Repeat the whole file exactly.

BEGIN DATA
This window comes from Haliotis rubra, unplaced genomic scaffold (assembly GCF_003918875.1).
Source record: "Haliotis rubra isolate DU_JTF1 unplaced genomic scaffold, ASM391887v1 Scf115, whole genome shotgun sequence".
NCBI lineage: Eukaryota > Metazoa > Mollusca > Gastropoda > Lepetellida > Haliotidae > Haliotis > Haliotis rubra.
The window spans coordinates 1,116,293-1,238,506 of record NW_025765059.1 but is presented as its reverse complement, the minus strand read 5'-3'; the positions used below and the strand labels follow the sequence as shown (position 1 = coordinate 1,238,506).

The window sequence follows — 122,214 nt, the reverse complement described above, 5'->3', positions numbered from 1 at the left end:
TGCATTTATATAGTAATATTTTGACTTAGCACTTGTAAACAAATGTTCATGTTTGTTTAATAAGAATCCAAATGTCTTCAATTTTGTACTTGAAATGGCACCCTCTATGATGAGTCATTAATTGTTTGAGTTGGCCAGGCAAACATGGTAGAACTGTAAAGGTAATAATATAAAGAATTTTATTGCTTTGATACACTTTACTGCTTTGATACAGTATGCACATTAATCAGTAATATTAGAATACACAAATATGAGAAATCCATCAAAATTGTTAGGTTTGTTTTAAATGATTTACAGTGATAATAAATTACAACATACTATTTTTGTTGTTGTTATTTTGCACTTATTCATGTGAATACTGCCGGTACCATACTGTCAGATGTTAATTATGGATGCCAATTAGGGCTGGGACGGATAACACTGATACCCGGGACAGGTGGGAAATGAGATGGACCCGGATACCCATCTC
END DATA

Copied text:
This window comes from Haliotis rubra, unplaced genomic scaffold (assembly GCF_003918875.1).
Source record: "Haliotis rubra isolate DU_JTF1 unplaced genomic scaffold, ASM391887v1 Scf115, whole genome shotgun sequence".
NCBI lineage: Eukaryota > Metazoa > Mollusca > Gastropoda > Lepetellida > Haliotidae > Haliotis > Haliotis rubra.
The window spans coordinates 1,116,293-1,238,506 of record NW_025765059.1 but is presented as its reverse complement, the minus strand read 5'-3'; the positions used below and the strand labels follow the sequence as shown (position 1 = coordinate 1,238,506).

The window sequence follows — 122,214 nt, the reverse complement described above, 5'->3', positions numbered from 1 at the left end:
TGCATTTATATAGTAATATTTTGACTTAGCACTTGTAAACAAATGTTCATGTTTGTTTAATAAGAATCCAAATGTCTTCAATTTTGTACTTGAAATGGCACCCTCTATGATGAGTCATTAATTGTTTGAGTTGGCCAGGCAAACATGGTAGAACTGTAAAGGTAATAATATAAAGAATTTTATTGCTTTGATACACTTTACTGCTTTGATACAGTATGCACATTAATCAGTAATATTAGAATACACAAATATGAGAAATCCATCAAAATTGTTAGGTTTGTTTTAAATGATTTACAGTGATAATAAATTACAACATACTATTTTTGTTGTTGTTATTTTGCACTTATTCATGTGAATACTGCCGGTACCATACTGTCAGATGTTAATTATGGATGCCAATTAGGGCTGGGACGGATAACACTGATACCCGGGACAGGTGGGAAATGAGATGGACCCGGATACCCATCTC